NTSB Issues Response to PHMSA’s Valve and Rupture Detection Rule


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​​WASHINGTON (April 1, 2022) —The National Transportation Safety Board Friday has reviewed PHMSA’s new rule for automatic shutoff valve installation and minimum rupture detection standards for newly constructed and entirely replaced onshore gas transmission.

This new rule improves pipeline safety and includes requirements for automatic shutoff valves for gas gathering, and hazardous liquid pipelines, a safety improvement beyond our original recommendations. However, it does not fully address previously issued safety recommendations. 

PHMSA’s rule excludes existing pipelines and therefore would not have helped mitigate the natural gas explosion that occurred in San Bruno, California, in 2010. It also falls short in addressing safety issues related to valve spacing and leak detection. 

“PHMSA’s final rule does not meet the criteria specified in NTSB safety recommendations regarding valve and rupture detection completely,” said NTSB Chair Jennifer Homendy​. “I encourage PHMSA to continue their efforts to address the identified issues from our investigation of the San Bruno, California natural gas explosion and satisfy the NTSB safety recommendations.”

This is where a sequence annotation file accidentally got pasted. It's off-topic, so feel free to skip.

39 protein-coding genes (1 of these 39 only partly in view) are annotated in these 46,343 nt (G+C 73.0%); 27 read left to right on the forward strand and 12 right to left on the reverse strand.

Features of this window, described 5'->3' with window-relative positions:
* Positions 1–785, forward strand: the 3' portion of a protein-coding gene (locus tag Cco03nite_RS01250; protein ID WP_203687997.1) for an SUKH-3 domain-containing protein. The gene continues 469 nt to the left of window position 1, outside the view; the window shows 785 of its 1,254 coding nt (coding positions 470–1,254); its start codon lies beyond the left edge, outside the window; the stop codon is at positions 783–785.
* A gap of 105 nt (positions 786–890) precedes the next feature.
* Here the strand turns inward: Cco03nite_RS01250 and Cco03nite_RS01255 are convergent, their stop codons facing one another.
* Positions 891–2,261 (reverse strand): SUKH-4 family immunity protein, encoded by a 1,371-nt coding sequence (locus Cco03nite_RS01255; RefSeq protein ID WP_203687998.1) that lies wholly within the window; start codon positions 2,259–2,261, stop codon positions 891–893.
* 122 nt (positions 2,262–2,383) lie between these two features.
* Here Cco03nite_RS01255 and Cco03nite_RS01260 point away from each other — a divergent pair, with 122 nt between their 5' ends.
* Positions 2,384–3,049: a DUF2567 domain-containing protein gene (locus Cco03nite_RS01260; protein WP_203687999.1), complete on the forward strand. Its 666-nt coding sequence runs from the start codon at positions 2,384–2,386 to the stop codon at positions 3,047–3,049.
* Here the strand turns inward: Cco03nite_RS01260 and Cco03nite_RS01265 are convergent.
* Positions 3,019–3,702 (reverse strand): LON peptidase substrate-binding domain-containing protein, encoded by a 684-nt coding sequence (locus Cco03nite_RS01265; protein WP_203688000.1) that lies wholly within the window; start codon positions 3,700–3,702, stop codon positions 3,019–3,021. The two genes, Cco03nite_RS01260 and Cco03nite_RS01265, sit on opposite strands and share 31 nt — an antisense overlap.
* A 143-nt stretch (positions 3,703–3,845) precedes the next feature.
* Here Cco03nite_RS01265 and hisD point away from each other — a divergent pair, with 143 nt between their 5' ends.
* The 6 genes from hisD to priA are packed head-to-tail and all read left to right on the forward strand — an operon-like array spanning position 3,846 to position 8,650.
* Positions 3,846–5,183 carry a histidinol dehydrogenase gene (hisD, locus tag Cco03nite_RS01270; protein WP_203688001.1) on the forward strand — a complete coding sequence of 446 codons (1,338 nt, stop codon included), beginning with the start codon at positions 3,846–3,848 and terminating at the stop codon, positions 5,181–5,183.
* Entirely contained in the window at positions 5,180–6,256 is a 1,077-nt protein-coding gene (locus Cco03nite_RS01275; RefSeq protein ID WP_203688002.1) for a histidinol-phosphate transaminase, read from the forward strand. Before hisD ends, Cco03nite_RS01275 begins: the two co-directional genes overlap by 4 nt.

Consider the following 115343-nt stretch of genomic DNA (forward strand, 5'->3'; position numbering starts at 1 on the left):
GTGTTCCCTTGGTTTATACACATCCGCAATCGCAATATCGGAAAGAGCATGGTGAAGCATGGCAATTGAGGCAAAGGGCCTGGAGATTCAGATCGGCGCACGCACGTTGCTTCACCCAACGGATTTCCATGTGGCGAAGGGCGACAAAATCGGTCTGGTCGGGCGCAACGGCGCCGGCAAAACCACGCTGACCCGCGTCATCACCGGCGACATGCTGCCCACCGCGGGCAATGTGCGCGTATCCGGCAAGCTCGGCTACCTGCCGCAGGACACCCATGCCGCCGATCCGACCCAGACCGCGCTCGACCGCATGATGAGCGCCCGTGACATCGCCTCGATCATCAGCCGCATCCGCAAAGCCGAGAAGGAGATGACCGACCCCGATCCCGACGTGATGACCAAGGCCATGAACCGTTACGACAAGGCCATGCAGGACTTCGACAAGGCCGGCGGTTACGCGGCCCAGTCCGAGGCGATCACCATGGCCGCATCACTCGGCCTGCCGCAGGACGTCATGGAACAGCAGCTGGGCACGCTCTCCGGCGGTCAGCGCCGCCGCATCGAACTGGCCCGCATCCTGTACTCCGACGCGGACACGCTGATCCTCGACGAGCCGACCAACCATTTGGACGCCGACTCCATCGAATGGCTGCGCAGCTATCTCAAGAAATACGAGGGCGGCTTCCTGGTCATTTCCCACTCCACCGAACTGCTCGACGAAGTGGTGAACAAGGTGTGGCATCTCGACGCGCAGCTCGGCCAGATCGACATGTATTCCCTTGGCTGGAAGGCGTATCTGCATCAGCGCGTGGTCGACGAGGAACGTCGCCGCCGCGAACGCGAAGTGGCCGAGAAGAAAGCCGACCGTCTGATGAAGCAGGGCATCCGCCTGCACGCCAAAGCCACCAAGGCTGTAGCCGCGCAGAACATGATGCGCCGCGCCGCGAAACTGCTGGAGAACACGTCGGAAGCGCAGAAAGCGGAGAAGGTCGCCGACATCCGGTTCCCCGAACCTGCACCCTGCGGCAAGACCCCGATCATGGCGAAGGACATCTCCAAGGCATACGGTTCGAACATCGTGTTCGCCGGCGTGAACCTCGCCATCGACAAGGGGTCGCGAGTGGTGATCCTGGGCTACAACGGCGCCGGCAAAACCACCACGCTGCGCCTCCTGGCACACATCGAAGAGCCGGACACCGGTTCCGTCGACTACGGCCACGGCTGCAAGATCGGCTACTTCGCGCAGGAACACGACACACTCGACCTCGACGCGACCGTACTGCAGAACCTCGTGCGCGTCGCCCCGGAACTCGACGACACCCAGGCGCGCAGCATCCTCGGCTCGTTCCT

In a letter sent to the Department of Transportation on May 25, 2020, the NTSB cited several areas where the Notice of Proposed Rule Making that was the basis for the new final rule did not adequately address the relevant NTSB recommendations. The recommendations stem from the September 9, 2010, rupture of a Pacific Gas and Electric Company natural gas pipeline and resulting fire in San Bruno, California and are associated with the current NTSB Most Wanted List of Transportation Safety Improvements.

The NTSB’s MWL identifies the top safety improvements that should be made across all transportation modes to prevent accidents, minimize injuries, and save lives in the future.  ​​

To report an incident/accident or if you are a public safety agency, please call 1-844-373-9922 or 202-314-6290 to speak to a Watch Officer at the NTSB Response Operations Center (ROC) in Washington, DC (24/7).